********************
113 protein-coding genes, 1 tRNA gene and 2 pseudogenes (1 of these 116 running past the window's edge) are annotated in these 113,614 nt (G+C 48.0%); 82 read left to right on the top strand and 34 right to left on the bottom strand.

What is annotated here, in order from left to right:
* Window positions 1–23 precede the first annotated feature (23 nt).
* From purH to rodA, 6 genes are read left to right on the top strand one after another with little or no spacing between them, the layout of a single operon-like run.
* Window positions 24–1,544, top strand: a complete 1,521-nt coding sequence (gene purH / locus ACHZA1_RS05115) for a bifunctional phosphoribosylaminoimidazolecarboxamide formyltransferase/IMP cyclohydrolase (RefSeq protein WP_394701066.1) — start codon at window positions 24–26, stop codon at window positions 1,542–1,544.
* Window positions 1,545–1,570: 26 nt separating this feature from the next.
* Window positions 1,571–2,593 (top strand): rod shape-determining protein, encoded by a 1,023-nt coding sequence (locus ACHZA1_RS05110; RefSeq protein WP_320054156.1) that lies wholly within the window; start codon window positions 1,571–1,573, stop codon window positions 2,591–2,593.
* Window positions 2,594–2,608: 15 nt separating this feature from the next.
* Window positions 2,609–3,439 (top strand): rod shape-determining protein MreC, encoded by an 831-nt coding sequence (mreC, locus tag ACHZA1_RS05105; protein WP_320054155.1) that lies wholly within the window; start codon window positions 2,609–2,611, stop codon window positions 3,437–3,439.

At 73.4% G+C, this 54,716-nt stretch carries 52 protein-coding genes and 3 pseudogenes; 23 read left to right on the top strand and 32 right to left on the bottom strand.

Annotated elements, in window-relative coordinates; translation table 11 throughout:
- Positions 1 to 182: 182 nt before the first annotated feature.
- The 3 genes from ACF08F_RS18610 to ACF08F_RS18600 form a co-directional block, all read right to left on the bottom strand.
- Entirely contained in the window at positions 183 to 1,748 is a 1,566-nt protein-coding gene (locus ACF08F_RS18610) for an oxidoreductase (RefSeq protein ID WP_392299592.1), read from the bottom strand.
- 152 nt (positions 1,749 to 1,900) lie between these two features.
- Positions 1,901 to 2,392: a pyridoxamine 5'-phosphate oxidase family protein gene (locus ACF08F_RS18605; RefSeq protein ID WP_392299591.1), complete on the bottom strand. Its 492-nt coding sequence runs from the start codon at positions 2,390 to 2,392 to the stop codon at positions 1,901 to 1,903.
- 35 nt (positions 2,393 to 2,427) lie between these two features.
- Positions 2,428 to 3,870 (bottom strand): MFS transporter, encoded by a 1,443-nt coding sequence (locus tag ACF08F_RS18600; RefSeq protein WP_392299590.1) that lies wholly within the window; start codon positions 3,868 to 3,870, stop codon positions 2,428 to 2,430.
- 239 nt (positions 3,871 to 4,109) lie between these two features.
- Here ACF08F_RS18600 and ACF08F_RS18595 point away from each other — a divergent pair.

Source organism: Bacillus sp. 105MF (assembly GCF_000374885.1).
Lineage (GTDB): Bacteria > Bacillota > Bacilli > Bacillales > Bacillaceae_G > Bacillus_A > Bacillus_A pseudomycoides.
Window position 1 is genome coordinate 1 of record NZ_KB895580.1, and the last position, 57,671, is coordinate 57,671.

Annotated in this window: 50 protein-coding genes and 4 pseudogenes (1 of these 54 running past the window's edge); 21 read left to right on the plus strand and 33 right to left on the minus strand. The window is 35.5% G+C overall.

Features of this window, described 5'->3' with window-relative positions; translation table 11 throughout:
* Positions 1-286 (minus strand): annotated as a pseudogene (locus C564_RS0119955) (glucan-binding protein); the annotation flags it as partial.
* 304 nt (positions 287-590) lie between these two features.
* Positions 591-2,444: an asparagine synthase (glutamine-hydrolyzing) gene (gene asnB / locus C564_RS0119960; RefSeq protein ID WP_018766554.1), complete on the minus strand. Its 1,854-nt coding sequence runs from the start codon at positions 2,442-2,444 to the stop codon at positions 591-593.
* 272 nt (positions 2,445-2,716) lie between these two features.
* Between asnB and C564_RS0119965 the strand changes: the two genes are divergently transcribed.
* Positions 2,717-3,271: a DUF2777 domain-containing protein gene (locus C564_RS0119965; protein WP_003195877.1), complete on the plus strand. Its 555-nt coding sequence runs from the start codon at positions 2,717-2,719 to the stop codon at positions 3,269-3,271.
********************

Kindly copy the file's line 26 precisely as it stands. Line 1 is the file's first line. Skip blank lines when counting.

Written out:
* Positions 1-286 (minus strand): annotated as a pseudogene (locus C564_RS0119955) (glucan-binding protein); the annotation flags it as partial.